After an 11-year hiatus, the IndyCar Series race returns to Las Vegas Motor Speedway on Sunday, though it won't generate nearly the economic impact of the NASCAR race that comes to Las Vegas in the spring.
Still, MGM Resorts figures it's worth partnering with the racing organization as its host hotel.
"Partnerships to us are everything, and the market is such that we can deliver on the experience to the fans," MGM vice president Scott Voeller said in a statement. "If you really think about all the different championships, this is where it all happens. This is where everyone wants to be. So for us, it's incredibly valuable to be able to partner with the Izod IndyCar Series."
The Kobalt Tools NASCAR race in March generated a nongaming economic impact of $135.6 million, based on an estimated 120,000 out-of-town visitors, said Scott Russell, senior research analyst for the Las Vegas Convention and Visitors Authority.
The tourism agency has not estimated the impact of the IndyCar race because it hasn't been here since 2000, Russell said. "It's not going to be apples-to-apples. It's hard to draw any direct lines to 2000."
Izod IndyCar Series Chief Executive Officer Randy Bernard said it's not fair to compare this race with past races that were sanctioned by the Indy Racing League, which was feuding with the Champ Car Series over top drivers. Champ agreed to cease operations in 2008, giving the surviving IRL the opportunity to rebuild open-wheel's lost prestige.
"There's still a lot of fans just starting to come back to our series because of the nasty divorce," Bernard said of a past split between the IRL and Champ series. "I think we took 3,000 rooms on the Strip between the drivers, the team owners and the IndyCar nation, our fan club."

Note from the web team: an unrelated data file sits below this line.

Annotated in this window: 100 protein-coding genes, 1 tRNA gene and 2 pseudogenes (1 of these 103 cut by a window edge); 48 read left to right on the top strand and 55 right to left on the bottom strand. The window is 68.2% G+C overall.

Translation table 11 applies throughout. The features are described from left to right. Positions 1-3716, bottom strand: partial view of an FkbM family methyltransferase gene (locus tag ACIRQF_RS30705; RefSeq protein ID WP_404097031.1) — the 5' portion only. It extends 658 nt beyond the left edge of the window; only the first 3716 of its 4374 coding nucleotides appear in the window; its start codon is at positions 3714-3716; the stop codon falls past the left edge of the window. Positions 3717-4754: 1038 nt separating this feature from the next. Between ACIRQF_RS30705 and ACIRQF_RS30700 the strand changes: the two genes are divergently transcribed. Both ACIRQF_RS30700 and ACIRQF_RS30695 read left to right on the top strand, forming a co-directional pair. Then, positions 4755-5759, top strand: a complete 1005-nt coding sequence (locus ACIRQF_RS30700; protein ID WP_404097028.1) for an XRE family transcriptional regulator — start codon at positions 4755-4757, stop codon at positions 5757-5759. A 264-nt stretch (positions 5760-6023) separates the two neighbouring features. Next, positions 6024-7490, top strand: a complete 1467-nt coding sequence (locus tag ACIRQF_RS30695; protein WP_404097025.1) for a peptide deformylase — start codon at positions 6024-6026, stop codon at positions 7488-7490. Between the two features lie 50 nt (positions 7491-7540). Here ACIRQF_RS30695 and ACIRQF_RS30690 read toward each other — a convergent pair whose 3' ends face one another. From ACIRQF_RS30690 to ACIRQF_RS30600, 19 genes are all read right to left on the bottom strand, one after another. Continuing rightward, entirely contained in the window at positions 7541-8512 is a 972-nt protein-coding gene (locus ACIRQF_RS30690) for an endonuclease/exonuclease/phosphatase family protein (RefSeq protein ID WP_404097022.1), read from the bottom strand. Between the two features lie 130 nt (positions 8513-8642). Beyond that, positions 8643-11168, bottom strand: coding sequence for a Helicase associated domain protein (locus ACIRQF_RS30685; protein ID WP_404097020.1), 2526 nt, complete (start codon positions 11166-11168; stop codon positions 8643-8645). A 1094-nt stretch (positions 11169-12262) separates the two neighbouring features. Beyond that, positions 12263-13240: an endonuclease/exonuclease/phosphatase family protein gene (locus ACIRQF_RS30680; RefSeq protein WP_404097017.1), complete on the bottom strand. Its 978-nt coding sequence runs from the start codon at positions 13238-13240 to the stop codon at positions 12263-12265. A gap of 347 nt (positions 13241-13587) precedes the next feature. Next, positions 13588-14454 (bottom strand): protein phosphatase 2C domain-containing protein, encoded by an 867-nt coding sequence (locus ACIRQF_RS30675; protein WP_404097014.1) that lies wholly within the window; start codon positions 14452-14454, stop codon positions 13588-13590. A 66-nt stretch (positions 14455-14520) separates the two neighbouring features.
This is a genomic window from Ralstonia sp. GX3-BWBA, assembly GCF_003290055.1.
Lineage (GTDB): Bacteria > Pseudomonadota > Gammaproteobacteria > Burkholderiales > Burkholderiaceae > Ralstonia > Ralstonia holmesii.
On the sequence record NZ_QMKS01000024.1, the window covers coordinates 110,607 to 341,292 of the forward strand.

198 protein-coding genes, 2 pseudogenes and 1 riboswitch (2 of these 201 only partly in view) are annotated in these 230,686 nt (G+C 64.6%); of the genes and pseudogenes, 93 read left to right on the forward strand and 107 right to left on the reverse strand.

Las Vegas Motor Speedway general manager Chris Powell said race sanction agreements are business agreements, and the speedway couldn't put the right deal together after the IRL race.
"We had the Champ cars in the interim, but we had a period there where we just couldn't reach an agreement," he said.
Unlike NASCAR, Indy cars are open-wheel cockpits with no fenders. They're lighter with a lot more downforce, which allows them to go about 50 mph faster than a stock car.
Bernard said he's hoping for 70,000 in attendance for Sunday's race, but more than 50,000 would still be considered a big success. Some 75,000 tickets to the championship race in Las Vegas were given to fans who bought tickets to other IndyCar races throughout the year.
All but five of the 121 corporate suites at Las Vegas Motor Speedway have been rented for the event, a strong sign of interest in the race, he said.
Bernard said the IZOD IndyCar Series saw the same value in coming to Las Vegas for its championship as the Professional Bull Riders did. The Las Vegas Motor Speedway is a "world-class facility in a world-class city," he said.
"The most important thing we can do for our fans is give them a great experience and a great value, and that's what you get in Las Vegas," the race executive said.
MGM is sponsoring IndyCar Fan Village at Mandalay Bay with interactive games and simulators, cars on display, and photograph and autograph sessions with drivers. It's free to the public.
A fan appreciation event is scheduled Saturday at 10 a.m. at Mandalay Bay. Fans can chat online with IndyCar drivers Dan Wheldon, Dario Franchitti and Will Power. Good Charlotte is in concert at 2:30 p.m., and a race celebration party takes place at 8 p.m. at The Mirage.
MGM is offering special room rates with complimentary general admission race tickets. Room rates were advertised from $109 at Circus Circus to $400 at MGM Grand. MGM is also a partner in the Monster Energy Cup motocross race Saturday at Sam Boyd Stadium.
The Firestone Indy Lights open Sunday's race day at 9:45 a.m., followed by the Izod IndyCar World Championship at 12:45 p.m. Tickets to races start at $10.
Contact reporter Hubble Smith at firstname.lastname@example.org or 702-383-0491.